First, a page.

California continues to go full speed ahead on its high-speed rail project connecting Los Angeles and San Francisco, as construction starts far away from either end of the system in the Central Valley.  The engineers have arrived to start the first 30-mile leg to and from a city that few will want to visit on the line, and the locals aren’t exactly impressed.  In fact, they’re getting angrier as the project slowly rolls forward:

Now, engineering work has finally begun on the first 30-mile (48-kilometer) segment of track here in Fresno, a city of a half-million people with soaring unemployment and a withering downtown core littered with abandoned factories and shuttered stores.

Rail is meant to help Fresno, with construction jobs now and improved access to economic opportunity once the project is finished. But the region that could benefit most from the project is also where opposition to it has grown most fierce.

“I just wish it would go away, this high-speed rail. I just wish it would go away,” says Gary Lanfranco, whose restaurant in downtown Fresno is slated to be demolished to make way for rerouted traffic.

Such sentiments can be heard throughout the Central Valley, where roads are dotted with signs such as: “HERE COMES HIGH SPEED RAIL There goes the farm.” Growers complain of misplaced priorities, and residents wonder if their tax money is being squandered.

Aaron Fukuda, a civil engineer whose house in the dairy town of Hanford lies directly in one of the possible train routes, says: “People are worn out, tired, frustrated.”

Voters in 2008 approved $10 billion in bonds to start construction on an 800-mile (1,300-kilometer) rail line to ferry passengers between San Francisco and Los Angeles in 2 hours and 40 minutes, compared with 6 hours by car now during good traffic.

Except that’s not the apposite comparison.  The correct comparison would be to other mass-transport systems, and the fact is that the route already has service — through the airlines.  At least a half-dozen airlines fly that route each day, with multiple departures and arrivals through multiple airports throughout both endpoint metropolises.  The costs of those flights cost less than the full projected cost of a round-trip ticket on the 160-minute train ride, and gets there in less than half the time.  There is almost literally no need for this boondoggle except to aggrandize the politicians wasting taxpayer money by laying track adjacent to and across the West’s largest earthquake fault.

No one’s really sure what the end costs will be, either.  A recent estimate scaled the final price tag back from $100 billion to $68 billion, but for a state in chronic debt, it’s still monopoly money:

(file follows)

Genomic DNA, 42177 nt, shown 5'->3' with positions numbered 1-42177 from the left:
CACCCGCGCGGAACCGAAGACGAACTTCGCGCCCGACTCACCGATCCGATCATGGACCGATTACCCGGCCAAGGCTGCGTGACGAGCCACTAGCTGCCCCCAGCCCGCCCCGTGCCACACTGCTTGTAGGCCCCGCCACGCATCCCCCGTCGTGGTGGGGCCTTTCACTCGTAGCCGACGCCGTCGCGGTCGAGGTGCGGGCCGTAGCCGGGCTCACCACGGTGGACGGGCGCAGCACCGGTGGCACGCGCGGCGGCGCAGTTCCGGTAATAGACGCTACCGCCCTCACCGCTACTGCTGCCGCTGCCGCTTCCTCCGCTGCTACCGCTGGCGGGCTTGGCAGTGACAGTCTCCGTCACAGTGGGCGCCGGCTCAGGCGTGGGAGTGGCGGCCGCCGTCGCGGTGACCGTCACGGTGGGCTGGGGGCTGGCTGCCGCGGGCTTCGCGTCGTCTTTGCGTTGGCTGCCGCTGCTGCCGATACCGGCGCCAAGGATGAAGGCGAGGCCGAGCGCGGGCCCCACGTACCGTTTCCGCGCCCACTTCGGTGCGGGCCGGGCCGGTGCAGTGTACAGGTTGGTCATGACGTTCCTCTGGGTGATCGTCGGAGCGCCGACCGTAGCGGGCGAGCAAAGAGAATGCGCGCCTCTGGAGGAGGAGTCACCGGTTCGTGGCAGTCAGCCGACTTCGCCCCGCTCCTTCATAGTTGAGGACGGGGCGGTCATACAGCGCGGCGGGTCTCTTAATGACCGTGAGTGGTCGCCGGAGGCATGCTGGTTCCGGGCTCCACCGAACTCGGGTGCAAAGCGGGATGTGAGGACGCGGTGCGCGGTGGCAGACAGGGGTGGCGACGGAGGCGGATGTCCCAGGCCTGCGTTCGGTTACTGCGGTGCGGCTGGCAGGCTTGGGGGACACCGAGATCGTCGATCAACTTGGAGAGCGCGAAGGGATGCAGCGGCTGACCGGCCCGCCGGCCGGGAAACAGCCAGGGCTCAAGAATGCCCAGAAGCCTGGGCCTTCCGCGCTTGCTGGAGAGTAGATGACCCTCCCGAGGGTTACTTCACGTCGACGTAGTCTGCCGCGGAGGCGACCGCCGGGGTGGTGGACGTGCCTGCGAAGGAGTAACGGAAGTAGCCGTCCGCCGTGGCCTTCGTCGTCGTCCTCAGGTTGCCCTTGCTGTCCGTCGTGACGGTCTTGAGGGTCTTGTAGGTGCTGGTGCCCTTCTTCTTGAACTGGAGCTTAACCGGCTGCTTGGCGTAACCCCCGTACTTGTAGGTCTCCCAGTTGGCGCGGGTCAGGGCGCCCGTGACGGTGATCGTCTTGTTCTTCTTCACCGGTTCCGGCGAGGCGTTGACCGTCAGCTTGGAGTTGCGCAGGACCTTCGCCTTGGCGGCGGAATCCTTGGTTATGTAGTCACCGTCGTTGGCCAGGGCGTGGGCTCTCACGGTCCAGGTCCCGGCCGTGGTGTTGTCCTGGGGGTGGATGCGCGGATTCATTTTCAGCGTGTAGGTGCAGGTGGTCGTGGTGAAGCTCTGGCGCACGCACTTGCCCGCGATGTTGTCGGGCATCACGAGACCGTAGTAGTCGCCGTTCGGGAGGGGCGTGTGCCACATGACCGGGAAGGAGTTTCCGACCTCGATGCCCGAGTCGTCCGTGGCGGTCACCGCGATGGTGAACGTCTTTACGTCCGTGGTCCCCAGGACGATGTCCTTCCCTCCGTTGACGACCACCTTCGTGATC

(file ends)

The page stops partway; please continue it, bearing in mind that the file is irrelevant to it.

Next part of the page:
Since then, the housing market collapsed, multibillion-dollar budget deficits followed, and the price tag has fluctuated wildly — from $45 billion in 2008 to more than $100 billion in 2011 and, now, $68 billion.

And that cost “savings” comes at the expense of the train’s supposed speed, too:

Political and financial compromises led officials to scale back plans that now mean trains will be forced to slow down and share tracks in major cities, leading critics to question whether it will truly be the 220-mph (355-kph) “high-speed rail” voters were promised. …

Even the former chairman of the California High-Speed Rail Authority, Quentin Kopp, has turned against the current project, saying in court papers that it “is no longer a genuine high speed rail system.”

Dan Walters pointed out in last week’s Sacramento Bee that the new specs for the project no longer meets the bond initiative’s language.  This sets up a test of integrity that California and Governor Jerry Brown are failing:

Legal maneuvers aside, it’s quite evident that the project, as modified by Brown’s handpicked High-Speed Rail Authority to overcome other political and financial hurdles, cannot comply with the plain language of the bond ballot measure – language that bullet-train proponents told voters would protect the project’s integrity.

Having been integrated with commuter rail in major urban areas, for example, the bullet train could not possibly comply with the requirement of a 160-minute ride between San Francisco andLos Angeles, even if authorities insist otherwise.

Clearly, Brown, et al, hope that if they can stave off legal challenges long enough to lay a few miles of track on San Joaquin Valley farmland, it would create some kind of moral imperative to see the project to completion, regardless of the law or its costs, now pegged at $68 billion but certain to grow.

Ultimately, however, it’s a test of political integrity – especially in light of recent polls showing that most California voters now oppose the project. If the bullet train cannot honestly comply with the requirements that voters were told would guard against flim-flam, it should be derailed.

It never should have been “railed” in the first place, but Walters is right.  This project has become an even bigger joke, one with a price tag that will haunt generations of Californians simply to feed the 19th-century, fixed-rail thinking of politicians.  It’s insanity manifest large in the Golden State.